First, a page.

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Ruby Bridges Hall

African American World for Kids

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There were times that winter when I did show stress. Nightmares would come, and I would get up and go wake my mother for comfort.

My mother would raise herself up in bed. "Did you say your prayers before you went to sleep?" she would ask.

If I hadn't, Mama would say, "Honey, that's why you're having a bad dream. Go back now, and say your prayers."

I would do as she said, and then I would sleep. Somehow it always worked.

Another problem that year was lunchtime at school. I often ate in the classroom by myself while Mrs. Henry took her lunch break with other teachers. The marshals sat outside while I opened up my lunch box. As time went on I wouldn't eat. First I blamed it on the fact that my other fixed too many peanut butter sandwiches. Then I began to wish and wish that I could go the cafeteria. . . I was convinced that kids were there. I began hiding my uneaten sandwiches in a storage cabinet in the classroom. In my magical way of thinking, not eating lunch would somehow get me to the cafeteria.

When roaches and mice began to appear in the room, a janitor discovered my old sandwiches. She [Mrs. Henry] was just sorry there were so many days when I hadn't eaten. After that she usually ate with me so I wouldn't be lonely.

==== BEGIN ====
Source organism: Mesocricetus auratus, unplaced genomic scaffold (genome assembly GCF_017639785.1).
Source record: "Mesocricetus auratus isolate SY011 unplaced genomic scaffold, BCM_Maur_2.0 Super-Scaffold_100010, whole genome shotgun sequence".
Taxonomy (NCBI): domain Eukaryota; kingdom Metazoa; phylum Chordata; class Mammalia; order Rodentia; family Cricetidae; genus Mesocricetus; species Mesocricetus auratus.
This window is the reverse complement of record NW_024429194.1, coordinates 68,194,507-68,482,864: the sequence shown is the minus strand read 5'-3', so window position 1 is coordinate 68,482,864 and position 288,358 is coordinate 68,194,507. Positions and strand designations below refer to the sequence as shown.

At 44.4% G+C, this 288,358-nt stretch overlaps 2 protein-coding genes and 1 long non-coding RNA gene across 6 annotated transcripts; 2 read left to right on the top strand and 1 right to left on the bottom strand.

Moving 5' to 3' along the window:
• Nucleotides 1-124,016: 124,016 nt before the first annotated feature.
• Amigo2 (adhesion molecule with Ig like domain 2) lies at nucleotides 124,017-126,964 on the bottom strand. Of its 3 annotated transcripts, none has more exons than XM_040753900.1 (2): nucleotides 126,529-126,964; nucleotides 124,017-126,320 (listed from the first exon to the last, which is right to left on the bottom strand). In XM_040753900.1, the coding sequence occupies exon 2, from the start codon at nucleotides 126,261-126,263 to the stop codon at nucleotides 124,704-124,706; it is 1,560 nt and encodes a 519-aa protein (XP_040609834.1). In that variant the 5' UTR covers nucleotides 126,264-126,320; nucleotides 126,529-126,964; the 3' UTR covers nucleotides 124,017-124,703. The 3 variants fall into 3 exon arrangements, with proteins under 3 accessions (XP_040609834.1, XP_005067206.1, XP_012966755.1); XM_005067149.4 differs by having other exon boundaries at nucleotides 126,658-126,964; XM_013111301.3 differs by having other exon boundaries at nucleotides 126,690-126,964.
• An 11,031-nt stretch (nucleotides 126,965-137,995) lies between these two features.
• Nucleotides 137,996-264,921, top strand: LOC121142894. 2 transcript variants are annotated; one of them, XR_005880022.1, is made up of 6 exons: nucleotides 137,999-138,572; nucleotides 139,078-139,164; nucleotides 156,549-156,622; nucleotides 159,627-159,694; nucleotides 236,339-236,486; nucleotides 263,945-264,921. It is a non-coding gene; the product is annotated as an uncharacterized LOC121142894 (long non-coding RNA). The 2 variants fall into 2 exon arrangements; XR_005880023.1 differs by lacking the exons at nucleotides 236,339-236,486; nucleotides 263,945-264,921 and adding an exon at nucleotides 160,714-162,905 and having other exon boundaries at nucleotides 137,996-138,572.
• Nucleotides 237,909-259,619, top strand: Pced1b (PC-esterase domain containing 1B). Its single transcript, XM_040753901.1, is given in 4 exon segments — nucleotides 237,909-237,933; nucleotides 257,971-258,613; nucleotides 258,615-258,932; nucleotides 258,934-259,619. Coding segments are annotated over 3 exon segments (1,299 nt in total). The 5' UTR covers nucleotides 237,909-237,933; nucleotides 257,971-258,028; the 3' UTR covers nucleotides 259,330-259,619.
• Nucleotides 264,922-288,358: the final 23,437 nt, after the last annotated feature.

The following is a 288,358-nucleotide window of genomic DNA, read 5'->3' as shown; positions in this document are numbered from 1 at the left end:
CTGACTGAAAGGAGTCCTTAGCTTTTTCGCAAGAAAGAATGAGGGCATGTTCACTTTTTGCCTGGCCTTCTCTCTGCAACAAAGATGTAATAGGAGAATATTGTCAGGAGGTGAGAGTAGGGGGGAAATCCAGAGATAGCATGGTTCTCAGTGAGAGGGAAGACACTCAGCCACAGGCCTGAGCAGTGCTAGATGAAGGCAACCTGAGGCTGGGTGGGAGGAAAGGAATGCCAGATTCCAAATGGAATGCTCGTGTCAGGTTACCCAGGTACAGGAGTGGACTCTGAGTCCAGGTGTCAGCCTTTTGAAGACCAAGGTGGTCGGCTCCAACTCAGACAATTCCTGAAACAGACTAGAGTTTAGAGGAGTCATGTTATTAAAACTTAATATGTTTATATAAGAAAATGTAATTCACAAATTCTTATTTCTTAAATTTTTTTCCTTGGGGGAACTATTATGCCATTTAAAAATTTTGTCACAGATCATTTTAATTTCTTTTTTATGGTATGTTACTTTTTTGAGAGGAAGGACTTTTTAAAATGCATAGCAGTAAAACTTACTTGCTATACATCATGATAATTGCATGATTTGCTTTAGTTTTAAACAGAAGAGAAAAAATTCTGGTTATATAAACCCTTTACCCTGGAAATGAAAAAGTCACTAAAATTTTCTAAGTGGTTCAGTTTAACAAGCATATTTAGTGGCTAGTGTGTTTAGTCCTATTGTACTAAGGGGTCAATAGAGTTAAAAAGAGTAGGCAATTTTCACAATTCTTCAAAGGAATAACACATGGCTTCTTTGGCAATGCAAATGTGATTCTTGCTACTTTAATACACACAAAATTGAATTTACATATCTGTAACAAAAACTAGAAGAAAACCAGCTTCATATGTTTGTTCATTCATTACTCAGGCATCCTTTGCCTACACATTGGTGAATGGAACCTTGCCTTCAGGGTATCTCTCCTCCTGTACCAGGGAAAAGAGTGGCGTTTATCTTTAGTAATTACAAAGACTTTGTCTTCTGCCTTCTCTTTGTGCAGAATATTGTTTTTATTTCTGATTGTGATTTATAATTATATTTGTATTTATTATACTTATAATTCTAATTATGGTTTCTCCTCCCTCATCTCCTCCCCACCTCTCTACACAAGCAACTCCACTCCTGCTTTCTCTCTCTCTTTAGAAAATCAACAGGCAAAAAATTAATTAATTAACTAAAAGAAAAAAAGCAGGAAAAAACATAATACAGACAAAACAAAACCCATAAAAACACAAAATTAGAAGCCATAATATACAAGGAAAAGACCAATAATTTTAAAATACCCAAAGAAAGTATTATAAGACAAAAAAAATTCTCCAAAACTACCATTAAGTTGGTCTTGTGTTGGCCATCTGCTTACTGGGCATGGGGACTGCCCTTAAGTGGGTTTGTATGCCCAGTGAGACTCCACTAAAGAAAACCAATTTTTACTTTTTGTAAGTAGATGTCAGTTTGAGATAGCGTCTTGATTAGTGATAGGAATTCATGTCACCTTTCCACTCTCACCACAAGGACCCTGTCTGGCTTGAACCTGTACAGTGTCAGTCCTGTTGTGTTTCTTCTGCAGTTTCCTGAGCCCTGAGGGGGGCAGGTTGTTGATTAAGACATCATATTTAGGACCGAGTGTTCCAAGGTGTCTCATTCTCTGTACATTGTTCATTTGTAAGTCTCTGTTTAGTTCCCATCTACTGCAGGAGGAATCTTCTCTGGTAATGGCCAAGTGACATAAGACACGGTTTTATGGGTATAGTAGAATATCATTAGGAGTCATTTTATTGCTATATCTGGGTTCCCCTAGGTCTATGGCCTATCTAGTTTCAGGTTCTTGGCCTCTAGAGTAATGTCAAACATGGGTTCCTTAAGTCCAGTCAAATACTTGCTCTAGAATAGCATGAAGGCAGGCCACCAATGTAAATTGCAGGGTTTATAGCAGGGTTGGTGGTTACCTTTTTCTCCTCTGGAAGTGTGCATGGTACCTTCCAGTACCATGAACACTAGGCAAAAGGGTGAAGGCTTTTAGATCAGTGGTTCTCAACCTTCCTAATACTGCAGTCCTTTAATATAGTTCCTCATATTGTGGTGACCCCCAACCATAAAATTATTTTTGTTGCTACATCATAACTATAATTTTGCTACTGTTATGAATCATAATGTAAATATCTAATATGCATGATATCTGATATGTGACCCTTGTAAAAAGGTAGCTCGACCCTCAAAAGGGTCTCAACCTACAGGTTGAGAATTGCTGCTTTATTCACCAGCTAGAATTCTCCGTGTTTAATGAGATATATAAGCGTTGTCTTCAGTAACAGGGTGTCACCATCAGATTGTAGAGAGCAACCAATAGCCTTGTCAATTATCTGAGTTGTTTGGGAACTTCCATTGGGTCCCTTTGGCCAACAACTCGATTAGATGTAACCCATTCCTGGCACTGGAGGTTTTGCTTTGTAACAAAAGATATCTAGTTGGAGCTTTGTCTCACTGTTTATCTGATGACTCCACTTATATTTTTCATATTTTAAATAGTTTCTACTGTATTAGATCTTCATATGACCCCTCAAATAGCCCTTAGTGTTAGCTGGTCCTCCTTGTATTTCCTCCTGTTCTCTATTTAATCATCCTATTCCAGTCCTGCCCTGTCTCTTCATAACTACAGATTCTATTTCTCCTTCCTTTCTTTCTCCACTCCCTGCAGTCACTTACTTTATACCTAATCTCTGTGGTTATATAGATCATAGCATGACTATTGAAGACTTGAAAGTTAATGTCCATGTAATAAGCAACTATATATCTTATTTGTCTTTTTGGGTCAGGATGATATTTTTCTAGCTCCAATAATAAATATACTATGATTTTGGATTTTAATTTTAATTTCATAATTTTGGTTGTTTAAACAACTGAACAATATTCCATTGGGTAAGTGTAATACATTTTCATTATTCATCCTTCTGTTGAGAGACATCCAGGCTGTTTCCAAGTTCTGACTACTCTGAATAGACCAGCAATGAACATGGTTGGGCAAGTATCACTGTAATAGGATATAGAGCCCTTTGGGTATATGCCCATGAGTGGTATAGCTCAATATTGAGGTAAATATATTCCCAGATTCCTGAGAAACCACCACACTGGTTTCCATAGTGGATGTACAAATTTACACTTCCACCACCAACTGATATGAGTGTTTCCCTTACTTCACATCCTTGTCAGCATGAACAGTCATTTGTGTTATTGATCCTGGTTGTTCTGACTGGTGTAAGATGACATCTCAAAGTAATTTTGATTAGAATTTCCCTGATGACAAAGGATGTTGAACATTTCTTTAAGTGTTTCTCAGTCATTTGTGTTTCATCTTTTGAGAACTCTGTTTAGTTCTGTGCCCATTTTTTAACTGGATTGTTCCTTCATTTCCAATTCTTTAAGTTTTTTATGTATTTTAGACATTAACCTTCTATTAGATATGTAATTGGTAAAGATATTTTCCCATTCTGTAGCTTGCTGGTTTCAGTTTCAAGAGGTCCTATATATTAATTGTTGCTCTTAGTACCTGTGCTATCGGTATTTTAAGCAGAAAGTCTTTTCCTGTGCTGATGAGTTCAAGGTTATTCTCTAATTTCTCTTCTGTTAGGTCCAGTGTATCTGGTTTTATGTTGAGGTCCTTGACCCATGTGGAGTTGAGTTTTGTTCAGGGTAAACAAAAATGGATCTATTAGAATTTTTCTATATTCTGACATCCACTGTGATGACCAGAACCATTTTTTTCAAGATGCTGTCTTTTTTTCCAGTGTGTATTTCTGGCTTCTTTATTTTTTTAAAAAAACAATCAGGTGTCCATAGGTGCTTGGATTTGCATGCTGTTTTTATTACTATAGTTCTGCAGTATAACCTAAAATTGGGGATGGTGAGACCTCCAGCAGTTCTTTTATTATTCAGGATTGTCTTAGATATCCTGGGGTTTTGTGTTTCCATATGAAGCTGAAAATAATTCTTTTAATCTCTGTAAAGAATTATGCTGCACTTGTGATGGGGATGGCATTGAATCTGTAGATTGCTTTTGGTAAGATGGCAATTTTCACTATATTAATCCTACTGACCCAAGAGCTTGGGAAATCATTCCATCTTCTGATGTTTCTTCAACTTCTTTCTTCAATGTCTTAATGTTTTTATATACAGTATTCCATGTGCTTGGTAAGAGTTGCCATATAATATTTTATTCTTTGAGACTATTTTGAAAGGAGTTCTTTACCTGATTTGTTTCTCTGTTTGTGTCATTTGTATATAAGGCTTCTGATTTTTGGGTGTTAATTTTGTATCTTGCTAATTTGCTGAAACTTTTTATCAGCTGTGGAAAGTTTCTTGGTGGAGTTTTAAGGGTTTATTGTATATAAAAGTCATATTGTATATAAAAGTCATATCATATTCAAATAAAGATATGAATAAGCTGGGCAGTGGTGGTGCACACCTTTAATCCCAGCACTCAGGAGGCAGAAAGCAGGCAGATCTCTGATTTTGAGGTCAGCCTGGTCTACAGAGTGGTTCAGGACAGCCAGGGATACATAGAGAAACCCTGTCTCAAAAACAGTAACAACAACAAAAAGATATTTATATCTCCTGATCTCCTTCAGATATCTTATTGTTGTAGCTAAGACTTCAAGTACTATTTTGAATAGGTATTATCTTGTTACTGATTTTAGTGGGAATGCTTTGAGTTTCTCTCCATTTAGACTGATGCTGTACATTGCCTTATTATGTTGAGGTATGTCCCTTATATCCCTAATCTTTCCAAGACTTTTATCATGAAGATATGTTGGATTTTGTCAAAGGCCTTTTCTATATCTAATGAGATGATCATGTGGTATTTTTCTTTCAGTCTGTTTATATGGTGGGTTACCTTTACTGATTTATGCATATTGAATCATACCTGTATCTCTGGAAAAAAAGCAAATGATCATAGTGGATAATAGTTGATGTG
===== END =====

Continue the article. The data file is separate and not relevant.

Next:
Near at the end of the year, Mrs. Henry and I finally had company. A few white children began coming back to school, and I got an opportunity to visit with them once or twice. Even though these children were white, I still knew nothing about racism or integration. I had picked up bits and pieces over the months from being around adults and hearing them talk, but nothing was clear to me. The light dawned one day when a little boy refused to play with me.

"I can't play with you," the boy said. "My mama said not to because you're a nigger."

At that moment, it all made sense to me. I finally realized that everything had happened because I was black. I remember feeling a little stunned. It was all about the color of my skin. I wasn't angry at the boy, because I understood. His mother had told him not to play with me, and he was obeying her. I would have done the same thing. If my mama said not to do something, I didn't do it.

The next thing I knew, it was June. That incredible year was over. Oddly enough, it ended quietly. I don't remember any special good-byes as I headed off for summer vacation. I was sorry to leave Mrs. Henry, but I somehow thought she would be my teacher again in the fall and forever.

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Excerpted from THROUGH MY EYES by Ruby Bridges. Published with permission from Scholastic Inc. All rights reserved.
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